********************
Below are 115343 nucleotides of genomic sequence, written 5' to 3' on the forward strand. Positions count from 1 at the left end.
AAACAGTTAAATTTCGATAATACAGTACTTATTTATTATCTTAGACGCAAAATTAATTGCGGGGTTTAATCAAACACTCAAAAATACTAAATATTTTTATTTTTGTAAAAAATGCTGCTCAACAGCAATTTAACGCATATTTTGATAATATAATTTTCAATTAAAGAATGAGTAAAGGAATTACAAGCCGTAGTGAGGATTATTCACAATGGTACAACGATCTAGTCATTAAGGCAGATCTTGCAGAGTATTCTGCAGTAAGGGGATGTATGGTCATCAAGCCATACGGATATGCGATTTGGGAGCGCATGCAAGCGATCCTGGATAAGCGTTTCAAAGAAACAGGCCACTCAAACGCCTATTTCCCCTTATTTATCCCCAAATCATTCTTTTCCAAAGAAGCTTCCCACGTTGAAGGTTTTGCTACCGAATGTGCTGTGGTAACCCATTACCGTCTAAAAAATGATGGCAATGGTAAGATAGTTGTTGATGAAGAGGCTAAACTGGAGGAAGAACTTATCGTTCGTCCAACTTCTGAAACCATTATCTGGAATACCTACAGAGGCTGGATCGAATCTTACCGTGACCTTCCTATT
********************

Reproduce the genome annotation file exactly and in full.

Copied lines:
Below are 115343 nucleotides of genomic sequence, written 5' to 3' on the forward strand. Positions count from 1 at the left end.
AAACAGTTAAATTTCGATAATACAGTACTTATTTATTATCTTAGACGCAAAATTAATTGCGGGGTTTAATCAAACACTCAAAAATACTAAATATTTTTATTTTTGTAAAAAATGCTGCTCAACAGCAATTTAACGCATATTTTGATAATATAATTTTCAATTAAAGAATGAGTAAAGGAATTACAAGCCGTAGTGAGGATTATTCACAATGGTACAACGATCTAGTCATTAAGGCAGATCTTGCAGAGTATTCTGCAGTAAGGGGATGTATGGTCATCAAGCCATACGGATATGCGATTTGGGAGCGCATGCAAGCGATCCTGGATAAGCGTTTCAAAGAAACAGGCCACTCAAACGCCTATTTCCCCTTATTTATCCCCAAATCATTCTTTTCCAAAGAAGCTTCCCACGTTGAAGGTTTTGCTACCGAATGTGCTGTGGTAACCCATTACCGTCTAAAAAATGATGGCAATGGTAAGATAGTTGTTGATGAAGAGGCTAAACTGGAGGAAGAACTTATCGTTCGTCCAACTTCTGAAACCATTATCTGGAATACCTACAGAGGCTGGATCGAATCTTACCGTGACCTTCCTATT